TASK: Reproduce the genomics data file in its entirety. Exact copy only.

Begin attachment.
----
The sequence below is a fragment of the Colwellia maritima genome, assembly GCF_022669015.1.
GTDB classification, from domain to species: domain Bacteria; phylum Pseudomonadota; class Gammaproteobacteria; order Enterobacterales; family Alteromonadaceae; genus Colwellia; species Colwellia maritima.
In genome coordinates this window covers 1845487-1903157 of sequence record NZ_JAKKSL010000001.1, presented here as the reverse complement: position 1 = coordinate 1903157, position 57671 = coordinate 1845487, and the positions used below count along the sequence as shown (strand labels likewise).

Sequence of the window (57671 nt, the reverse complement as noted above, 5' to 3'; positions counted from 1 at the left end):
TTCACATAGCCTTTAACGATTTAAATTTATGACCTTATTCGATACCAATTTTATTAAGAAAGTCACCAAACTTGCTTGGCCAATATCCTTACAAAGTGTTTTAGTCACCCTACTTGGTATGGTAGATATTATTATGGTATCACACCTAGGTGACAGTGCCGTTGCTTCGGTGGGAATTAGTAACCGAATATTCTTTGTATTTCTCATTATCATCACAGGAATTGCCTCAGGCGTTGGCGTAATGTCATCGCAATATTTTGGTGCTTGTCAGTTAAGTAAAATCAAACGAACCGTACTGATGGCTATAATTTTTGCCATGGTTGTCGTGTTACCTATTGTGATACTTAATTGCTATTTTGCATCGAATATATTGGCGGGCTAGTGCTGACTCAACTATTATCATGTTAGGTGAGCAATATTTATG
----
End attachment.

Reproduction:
The sequence below is a fragment of the Colwellia maritima genome, assembly GCF_022669015.1.
GTDB classification, from domain to species: domain Bacteria; phylum Pseudomonadota; class Gammaproteobacteria; order Enterobacterales; family Alteromonadaceae; genus Colwellia; species Colwellia maritima.
In genome coordinates this window covers 1845487-1903157 of sequence record NZ_JAKKSL010000001.1, presented here as the reverse complement: position 1 = coordinate 1903157, position 57671 = coordinate 1845487, and the positions used below count along the sequence as shown (strand labels likewise).

Sequence of the window (57671 nt, the reverse complement as noted above, 5' to 3'; positions counted from 1 at the left end):
TTCACATAGCCTTTAACGATTTAAATTTATGACCTTATTCGATACCAATTTTATTAAGAAAGTCACCAAACTTGCTTGGCCAATATCCTTACAAAGTGTTTTAGTCACCCTACTTGGTATGGTAGATATTATTATGGTATCACACCTAGGTGACAGTGCCGTTGCTTCGGTGGGAATTAGTAACCGAATATTCTTTGTATTTCTCATTATCATCACAGGAATTGCCTCAGGCGTTGGCGTAATGTCATCGCAATATTTTGGTGCTTGTCAGTTAAGTAAAATCAAACGAACCGTACTGATGGCTATAATTTTTGCCATGGTTGTCGTGTTACCTATTGTGATACTTAATTGCTATTTTGCATCGAATATATTGGCGGGCTAGTGCTGACTCAACTATTATCATGTTAGGTGAGCAATATTTATG